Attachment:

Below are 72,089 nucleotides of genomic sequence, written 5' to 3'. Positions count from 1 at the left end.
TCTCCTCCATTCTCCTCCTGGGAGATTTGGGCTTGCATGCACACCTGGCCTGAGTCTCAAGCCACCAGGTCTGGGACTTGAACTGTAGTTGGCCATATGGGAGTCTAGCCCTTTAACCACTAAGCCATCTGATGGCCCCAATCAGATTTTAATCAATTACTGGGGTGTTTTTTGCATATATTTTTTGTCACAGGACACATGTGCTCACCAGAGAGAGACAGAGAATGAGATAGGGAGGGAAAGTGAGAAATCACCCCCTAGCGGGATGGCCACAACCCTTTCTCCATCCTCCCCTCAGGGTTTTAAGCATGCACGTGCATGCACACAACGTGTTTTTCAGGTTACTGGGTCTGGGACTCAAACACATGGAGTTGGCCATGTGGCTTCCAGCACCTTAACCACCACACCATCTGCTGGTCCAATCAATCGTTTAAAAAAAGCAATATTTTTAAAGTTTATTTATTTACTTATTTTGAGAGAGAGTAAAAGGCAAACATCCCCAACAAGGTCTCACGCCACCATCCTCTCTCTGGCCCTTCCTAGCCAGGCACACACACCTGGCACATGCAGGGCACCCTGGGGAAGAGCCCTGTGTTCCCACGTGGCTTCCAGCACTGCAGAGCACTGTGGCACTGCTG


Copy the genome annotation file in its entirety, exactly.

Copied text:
Below are 72,089 nucleotides of genomic sequence, written 5' to 3'. Positions count from 1 at the left end.
TCTCCTCCATTCTCCTCCTGGGAGATTTGGGCTTGCATGCACACCTGGCCTGAGTCTCAAGCCACCAGGTCTGGGACTTGAACTGTAGTTGGCCATATGGGAGTCTAGCCCTTTAACCACTAAGCCATCTGATGGCCCCAATCAGATTTTAATCAATTACTGGGGTGTTTTTTGCATATATTTTTTGTCACAGGACACATGTGCTCACCAGAGAGAGACAGAGAATGAGATAGGGAGGGAAAGTGAGAAATCACCCCCTAGCGGGATGGCCACAACCCTTTCTCCATCCTCCCCTCAGGGTTTTAAGCATGCACGTGCATGCACACAACGTGTTTTTCAGGTTACTGGGTCTGGGACTCAAACACATGGAGTTGGCCATGTGGCTTCCAGCACCTTAACCACCACACCATCTGCTGGTCCAATCAATCGTTTAAAAAAAGCAATATTTTTAAAGTTTATTTATTTACTTATTTTGAGAGAGAGTAAAAGGCAAACATCCCCAACAAGGTCTCACGCCACCATCCTCTCTCTGGCCCTTCCTAGCCAGGCACACACACCTGGCACATGCAGGGCACCCTGGGGAAGAGCCCTGTGTTCCCACGTGGCTTCCAGCACTGCAGAGCACTGTGGCACTGCTG